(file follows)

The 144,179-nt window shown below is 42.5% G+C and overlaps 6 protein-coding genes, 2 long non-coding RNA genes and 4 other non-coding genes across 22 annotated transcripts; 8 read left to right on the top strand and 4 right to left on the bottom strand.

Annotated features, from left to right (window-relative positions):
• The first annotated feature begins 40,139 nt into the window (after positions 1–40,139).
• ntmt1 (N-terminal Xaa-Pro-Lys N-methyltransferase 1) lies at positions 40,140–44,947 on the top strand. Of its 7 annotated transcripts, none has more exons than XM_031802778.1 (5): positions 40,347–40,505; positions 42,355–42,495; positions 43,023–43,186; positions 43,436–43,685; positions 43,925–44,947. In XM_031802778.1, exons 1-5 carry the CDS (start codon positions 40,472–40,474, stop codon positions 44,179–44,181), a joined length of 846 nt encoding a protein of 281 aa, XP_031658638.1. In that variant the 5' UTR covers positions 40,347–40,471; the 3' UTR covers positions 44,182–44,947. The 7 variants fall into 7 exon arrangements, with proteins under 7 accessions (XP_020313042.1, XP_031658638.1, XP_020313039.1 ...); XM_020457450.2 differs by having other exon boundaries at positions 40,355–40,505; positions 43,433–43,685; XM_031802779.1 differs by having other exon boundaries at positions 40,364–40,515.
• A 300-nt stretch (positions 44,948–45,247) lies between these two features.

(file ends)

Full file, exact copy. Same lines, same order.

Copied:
The 144,179-nt window shown below is 42.5% G+C and overlaps 6 protein-coding genes, 2 long non-coding RNA genes and 4 other non-coding genes across 22 annotated transcripts; 8 read left to right on the top strand and 4 right to left on the bottom strand.

Annotated features, from left to right (window-relative positions):
• The first annotated feature begins 40,139 nt into the window (after positions 1–40,139).
• ntmt1 (N-terminal Xaa-Pro-Lys N-methyltransferase 1) lies at positions 40,140–44,947 on the top strand. Of its 7 annotated transcripts, none has more exons than XM_031802778.1 (5): positions 40,347–40,505; positions 42,355–42,495; positions 43,023–43,186; positions 43,436–43,685; positions 43,925–44,947. In XM_031802778.1, exons 1-5 carry the CDS (start codon positions 40,472–40,474, stop codon positions 44,179–44,181), a joined length of 846 nt encoding a protein of 281 aa, XP_031658638.1. In that variant the 5' UTR covers positions 40,347–40,471; the 3' UTR covers positions 44,182–44,947. The 7 variants fall into 7 exon arrangements, with proteins under 7 accessions (XP_020313042.1, XP_031658638.1, XP_020313039.1 ...); XM_020457450.2 differs by having other exon boundaries at positions 40,355–40,505; positions 43,433–43,685; XM_031802779.1 differs by having other exon boundaries at positions 40,364–40,515.
• A 300-nt stretch (positions 44,948–45,247) lies between these two features.